Dynamic biofilm architecture confers individual and collective mechanisms of viral protection

Abstract

In nature, bacteria primarily live in surface-attached, multicellular communities, termed biofilms1,2,3,4,5,6. In medical settings, biofilms cause devastating damage during chronic and acute infections; indeed, bacteria are often viewed as agents of human disease7. However, bacteria themselves suffer from diseases, most notably in the form of viral pathogens termed bacteriophages8,9,10,11,12, which are the most abundant replicating entities on Earth. Phage–biofilm encounters are undoubtedly common in the environment, but the mechanisms that determine the outcome of these encounters are unknown. Using Escherichia coli biofilms and the lytic phage T7 as models, we discovered that an amyloid fibre network of CsgA (curli polymer) protects biofilms against phage attack via two separate mechanisms. First, collective cell protection results from inhibition of phage transport into the biofilm, which we demonstrate in vivo and in vitro. Second, CsgA fibres protect cells individually by coating their surface and binding phage particles, thereby preventing their attachment to the cell exterior. These insights into biofilm–phage interactions have broad-ranging implications for the design of phage applications in biotechnology, phage therapy and the evolutionary dynamics of phages with their bacterial hosts.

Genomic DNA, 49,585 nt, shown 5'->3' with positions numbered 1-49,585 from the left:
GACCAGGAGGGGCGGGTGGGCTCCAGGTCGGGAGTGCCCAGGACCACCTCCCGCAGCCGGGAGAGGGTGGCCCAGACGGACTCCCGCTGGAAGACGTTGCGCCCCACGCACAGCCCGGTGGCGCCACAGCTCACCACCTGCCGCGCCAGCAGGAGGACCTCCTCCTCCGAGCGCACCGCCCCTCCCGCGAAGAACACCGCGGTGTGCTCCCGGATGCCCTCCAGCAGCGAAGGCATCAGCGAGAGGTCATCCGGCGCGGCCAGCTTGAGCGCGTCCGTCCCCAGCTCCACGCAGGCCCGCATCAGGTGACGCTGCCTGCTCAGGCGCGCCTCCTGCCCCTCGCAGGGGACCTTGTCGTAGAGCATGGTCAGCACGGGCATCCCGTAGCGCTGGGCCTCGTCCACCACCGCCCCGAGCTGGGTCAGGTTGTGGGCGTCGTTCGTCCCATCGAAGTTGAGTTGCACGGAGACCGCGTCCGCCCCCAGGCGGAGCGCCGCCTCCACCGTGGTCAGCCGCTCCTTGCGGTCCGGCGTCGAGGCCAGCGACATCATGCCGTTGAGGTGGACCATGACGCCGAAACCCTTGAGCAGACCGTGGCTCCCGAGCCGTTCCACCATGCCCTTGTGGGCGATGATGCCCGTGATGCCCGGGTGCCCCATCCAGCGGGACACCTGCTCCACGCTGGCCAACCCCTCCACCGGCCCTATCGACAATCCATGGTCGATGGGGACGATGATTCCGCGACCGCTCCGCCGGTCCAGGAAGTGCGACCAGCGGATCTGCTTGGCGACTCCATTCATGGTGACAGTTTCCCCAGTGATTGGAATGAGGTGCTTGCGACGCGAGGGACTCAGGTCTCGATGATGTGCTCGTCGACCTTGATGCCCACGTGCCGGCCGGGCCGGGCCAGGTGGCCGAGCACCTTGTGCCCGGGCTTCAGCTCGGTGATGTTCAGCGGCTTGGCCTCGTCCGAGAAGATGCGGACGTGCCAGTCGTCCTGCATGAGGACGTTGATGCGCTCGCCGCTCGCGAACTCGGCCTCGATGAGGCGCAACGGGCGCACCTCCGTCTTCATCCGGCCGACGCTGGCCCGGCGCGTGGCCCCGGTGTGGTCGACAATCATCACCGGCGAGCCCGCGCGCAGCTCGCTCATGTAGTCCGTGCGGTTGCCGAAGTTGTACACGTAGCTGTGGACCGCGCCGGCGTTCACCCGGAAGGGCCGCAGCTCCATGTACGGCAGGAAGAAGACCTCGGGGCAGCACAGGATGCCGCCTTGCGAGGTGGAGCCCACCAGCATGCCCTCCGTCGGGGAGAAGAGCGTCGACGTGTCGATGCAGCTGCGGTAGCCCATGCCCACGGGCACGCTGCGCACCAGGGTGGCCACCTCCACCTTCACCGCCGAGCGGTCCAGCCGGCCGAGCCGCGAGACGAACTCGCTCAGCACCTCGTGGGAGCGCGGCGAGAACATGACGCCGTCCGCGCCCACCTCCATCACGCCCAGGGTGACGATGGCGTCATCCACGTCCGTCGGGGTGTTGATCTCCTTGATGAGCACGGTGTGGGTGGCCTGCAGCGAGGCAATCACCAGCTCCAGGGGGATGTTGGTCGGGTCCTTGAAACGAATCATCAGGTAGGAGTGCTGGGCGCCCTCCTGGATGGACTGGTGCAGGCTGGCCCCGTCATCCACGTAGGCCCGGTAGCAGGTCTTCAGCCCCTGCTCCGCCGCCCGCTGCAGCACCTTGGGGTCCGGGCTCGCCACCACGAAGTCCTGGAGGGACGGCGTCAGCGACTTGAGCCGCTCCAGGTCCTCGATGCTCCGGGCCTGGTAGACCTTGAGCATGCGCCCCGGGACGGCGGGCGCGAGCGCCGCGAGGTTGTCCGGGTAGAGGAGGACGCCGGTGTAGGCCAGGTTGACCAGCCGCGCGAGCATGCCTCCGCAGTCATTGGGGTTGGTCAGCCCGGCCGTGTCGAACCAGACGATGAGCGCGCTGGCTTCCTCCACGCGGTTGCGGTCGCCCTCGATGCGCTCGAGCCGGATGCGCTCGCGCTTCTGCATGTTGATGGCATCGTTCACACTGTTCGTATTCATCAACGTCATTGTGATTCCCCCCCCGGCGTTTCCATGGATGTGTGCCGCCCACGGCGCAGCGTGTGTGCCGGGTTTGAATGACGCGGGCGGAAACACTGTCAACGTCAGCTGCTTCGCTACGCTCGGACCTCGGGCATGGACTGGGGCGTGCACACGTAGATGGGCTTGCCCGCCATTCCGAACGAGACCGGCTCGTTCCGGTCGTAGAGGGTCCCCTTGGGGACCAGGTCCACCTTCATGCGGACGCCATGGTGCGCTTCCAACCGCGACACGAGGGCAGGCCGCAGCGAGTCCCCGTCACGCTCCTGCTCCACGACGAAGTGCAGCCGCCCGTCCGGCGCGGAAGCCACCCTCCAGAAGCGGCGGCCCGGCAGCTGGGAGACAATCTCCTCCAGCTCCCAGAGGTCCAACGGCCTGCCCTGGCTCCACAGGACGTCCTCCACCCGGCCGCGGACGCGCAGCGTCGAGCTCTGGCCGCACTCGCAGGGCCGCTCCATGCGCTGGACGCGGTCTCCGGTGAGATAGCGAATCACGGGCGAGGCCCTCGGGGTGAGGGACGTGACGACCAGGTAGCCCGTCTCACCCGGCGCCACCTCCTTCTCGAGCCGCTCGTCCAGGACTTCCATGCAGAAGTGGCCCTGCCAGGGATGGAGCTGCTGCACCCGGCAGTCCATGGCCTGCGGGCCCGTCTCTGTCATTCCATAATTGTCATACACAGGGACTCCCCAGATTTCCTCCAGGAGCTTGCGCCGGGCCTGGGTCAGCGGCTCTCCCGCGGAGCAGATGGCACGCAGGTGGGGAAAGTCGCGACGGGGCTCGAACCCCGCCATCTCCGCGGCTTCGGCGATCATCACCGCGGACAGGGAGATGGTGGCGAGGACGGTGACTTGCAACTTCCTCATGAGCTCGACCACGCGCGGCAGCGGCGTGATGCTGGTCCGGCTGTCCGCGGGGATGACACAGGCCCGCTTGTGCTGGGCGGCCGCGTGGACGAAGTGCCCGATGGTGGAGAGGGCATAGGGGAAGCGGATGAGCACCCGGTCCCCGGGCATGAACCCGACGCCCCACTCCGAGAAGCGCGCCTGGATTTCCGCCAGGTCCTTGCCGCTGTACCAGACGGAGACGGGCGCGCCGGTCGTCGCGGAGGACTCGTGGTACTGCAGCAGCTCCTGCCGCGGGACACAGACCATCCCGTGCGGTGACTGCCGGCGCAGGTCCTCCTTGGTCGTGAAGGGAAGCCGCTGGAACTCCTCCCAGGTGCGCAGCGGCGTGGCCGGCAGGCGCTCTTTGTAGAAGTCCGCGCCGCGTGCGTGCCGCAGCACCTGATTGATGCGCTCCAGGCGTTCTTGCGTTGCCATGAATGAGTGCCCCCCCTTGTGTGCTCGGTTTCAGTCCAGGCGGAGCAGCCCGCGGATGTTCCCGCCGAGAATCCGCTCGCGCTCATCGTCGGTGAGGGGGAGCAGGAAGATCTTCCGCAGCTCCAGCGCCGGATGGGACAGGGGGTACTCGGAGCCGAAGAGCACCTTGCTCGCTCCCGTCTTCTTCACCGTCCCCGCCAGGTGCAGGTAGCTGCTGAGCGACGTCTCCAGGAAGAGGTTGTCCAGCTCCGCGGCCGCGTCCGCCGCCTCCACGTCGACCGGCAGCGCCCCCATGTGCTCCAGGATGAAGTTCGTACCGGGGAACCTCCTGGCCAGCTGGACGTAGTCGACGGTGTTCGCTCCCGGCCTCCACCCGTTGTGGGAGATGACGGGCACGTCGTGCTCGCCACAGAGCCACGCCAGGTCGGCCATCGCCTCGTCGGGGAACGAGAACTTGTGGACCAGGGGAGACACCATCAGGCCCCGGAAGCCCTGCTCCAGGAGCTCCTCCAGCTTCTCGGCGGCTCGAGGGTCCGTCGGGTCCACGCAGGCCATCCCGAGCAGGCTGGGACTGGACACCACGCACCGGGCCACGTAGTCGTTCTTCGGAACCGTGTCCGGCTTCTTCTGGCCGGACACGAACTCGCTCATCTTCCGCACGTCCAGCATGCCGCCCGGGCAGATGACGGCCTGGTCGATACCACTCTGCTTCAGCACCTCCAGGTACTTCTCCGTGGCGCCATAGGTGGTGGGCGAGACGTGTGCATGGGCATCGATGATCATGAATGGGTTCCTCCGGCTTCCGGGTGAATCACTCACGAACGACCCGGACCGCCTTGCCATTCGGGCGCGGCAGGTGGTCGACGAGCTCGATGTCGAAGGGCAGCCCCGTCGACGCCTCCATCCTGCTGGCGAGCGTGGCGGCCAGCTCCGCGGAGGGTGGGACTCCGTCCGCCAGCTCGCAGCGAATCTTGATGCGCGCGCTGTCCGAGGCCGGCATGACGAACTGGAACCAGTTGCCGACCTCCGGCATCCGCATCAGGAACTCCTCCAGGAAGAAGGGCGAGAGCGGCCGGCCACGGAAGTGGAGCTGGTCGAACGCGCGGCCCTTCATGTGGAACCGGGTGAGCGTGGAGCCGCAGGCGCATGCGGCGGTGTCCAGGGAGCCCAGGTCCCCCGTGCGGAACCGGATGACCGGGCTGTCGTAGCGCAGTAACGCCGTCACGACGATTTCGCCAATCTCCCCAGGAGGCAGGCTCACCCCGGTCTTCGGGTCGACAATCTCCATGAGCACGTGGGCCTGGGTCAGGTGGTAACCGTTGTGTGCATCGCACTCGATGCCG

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Fig. 1: Susceptibility of biofilms to phage exposure as a function of biofilm age.
Fig. 2: Phage susceptibility of biofilms depends on extracellular matrix structure and dynamics.
Fig. 3: Phage localization and biofilm architectural properties within wild-type E. coli and mutants lacking major extracellular matrix components.
Fig. 4: Reconstruction of minimal synthetic biofilms recapitulates phage diffusion prevention and phage–cell attachment prevention in vivo.

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Acknowledgements

The authors thank M. Rakwalska-Bange, T. Heimerl and G. Malengo for experimental assistance, R. Hengge and V. Sourjik for strains and N. Rigel and members of the Drescher laboratory for discussions and suggestions. This work was supported by grants from the Max Planck Society, Behrens Weise Foundation, European Research Council (StG-716734), Human Frontier Science Program (CDA00084/2015-C) and Deutsche Forschungsgemeinschaft (SFB987) to K.D., and the Alexander von Humboldt Foundation and Cystic Fibrosis Foundation (STANTO15RO) to C.D.N.

Author information

C.D.N. conceived the topic. C.D.N. and K.D. designed the project. L.V. and P.K.S. generated strains and acquired data. R.H. developed new analytical software. L.V., R.H., C.D.N. and K.D. analysed and interpreted the data. L.V., C.D.N. and K.D. wrote the paper with the help of all authors.

Correspondence to Carey D. Nadell or Knut Drescher.

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Supplementary Figures 1–10, Supplementary Table 1, Supplementary References.

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